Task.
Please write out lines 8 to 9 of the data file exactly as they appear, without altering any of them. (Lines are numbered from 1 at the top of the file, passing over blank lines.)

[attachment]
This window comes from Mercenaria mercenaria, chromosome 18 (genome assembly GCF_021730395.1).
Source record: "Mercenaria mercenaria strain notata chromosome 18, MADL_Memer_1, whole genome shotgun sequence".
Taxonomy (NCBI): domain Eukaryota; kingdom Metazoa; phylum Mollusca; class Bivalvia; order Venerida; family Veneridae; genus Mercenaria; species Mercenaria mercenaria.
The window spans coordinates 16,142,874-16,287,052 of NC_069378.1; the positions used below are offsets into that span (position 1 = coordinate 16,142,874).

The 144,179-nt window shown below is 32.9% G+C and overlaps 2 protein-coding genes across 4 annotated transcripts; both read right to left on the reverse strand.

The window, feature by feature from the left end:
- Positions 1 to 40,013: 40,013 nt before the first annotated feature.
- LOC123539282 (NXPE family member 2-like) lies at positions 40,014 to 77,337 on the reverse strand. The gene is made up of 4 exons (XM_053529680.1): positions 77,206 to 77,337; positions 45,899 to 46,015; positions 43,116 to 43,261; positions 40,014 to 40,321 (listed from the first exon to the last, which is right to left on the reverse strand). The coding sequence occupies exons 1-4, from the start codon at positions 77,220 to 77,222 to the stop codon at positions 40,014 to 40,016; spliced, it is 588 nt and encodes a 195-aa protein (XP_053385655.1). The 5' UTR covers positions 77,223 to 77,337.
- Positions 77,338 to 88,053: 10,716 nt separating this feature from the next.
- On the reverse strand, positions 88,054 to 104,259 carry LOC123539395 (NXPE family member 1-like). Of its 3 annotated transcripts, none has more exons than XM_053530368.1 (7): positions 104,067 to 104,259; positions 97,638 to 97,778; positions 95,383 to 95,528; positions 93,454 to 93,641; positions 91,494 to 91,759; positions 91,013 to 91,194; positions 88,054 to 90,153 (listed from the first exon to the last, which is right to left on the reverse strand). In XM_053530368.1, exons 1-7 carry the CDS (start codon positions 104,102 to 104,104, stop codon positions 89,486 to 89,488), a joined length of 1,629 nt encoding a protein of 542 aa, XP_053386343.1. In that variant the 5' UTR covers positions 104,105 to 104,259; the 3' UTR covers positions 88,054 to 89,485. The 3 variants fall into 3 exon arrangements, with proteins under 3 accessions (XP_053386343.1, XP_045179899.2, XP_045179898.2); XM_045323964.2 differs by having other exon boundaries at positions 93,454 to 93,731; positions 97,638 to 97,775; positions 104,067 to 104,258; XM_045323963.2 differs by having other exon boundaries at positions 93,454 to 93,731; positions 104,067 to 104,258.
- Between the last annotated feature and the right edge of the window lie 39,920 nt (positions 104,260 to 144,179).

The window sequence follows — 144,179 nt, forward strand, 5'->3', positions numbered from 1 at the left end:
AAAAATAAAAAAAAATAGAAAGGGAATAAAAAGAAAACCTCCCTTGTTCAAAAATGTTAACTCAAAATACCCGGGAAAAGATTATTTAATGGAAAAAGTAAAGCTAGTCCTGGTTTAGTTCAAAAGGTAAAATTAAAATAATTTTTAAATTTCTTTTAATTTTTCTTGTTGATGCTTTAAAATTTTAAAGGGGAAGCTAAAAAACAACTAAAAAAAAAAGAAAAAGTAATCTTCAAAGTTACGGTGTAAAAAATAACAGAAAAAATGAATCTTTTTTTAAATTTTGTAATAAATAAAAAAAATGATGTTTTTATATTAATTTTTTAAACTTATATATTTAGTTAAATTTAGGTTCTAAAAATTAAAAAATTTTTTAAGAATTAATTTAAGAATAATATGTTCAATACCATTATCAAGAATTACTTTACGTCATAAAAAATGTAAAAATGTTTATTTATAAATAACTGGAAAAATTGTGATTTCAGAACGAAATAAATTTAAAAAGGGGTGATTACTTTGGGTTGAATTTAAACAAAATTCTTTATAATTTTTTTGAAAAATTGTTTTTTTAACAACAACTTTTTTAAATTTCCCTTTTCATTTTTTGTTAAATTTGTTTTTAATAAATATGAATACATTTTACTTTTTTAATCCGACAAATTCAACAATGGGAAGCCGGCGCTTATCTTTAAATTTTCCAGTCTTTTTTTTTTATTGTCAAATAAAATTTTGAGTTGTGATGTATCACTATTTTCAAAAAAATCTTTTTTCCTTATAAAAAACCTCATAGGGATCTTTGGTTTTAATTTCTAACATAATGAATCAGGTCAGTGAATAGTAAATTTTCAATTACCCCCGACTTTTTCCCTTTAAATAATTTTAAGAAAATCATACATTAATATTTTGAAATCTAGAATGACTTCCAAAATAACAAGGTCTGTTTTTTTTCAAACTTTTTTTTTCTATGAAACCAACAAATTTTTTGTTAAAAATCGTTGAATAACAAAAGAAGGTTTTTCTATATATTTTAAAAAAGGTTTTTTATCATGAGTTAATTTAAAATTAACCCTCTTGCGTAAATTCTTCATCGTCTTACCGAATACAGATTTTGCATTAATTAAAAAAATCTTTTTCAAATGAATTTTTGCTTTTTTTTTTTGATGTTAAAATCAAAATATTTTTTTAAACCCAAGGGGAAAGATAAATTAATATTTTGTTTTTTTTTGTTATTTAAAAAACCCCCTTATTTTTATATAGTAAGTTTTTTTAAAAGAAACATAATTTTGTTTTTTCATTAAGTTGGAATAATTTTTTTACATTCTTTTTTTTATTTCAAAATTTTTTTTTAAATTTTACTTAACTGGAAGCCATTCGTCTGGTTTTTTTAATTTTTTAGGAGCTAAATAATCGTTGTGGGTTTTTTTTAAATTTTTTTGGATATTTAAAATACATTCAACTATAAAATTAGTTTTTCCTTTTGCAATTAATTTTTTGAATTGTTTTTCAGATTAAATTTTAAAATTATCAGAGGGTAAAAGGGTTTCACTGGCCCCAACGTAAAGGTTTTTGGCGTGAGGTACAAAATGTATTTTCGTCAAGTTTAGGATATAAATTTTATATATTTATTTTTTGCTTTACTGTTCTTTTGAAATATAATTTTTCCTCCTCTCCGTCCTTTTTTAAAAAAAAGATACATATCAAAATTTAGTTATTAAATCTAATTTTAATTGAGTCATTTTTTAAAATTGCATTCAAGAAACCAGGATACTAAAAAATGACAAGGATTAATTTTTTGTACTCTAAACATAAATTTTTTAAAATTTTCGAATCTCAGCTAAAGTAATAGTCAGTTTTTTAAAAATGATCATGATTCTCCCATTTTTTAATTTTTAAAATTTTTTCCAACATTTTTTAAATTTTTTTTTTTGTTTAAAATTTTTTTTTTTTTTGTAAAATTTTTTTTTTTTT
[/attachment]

- LOC123539282 (NXPE family member 2-like) lies at positions 40,014 to 77,337 on the reverse strand. The gene is made up of 4 exons (XM_053529680.1): positions 77,206 to 77,337; positions 45,899 to 46,015; positions 43,116 to 43,261; positions 40,014 to 40,321 (listed from the first exon to the last, which is right to left on the reverse strand). The coding sequence occupies exons 1-4, from the start codon at positions 77,220 to 77,222 to the stop codon at positions 40,014 to 40,016; spliced, it is 588 nt and encodes a 195-aa protein (XP_053385655.1). The 5' UTR covers positions 77,223 to 77,337.
- Positions 77,338 to 88,053: 10,716 nt separating this feature from the next.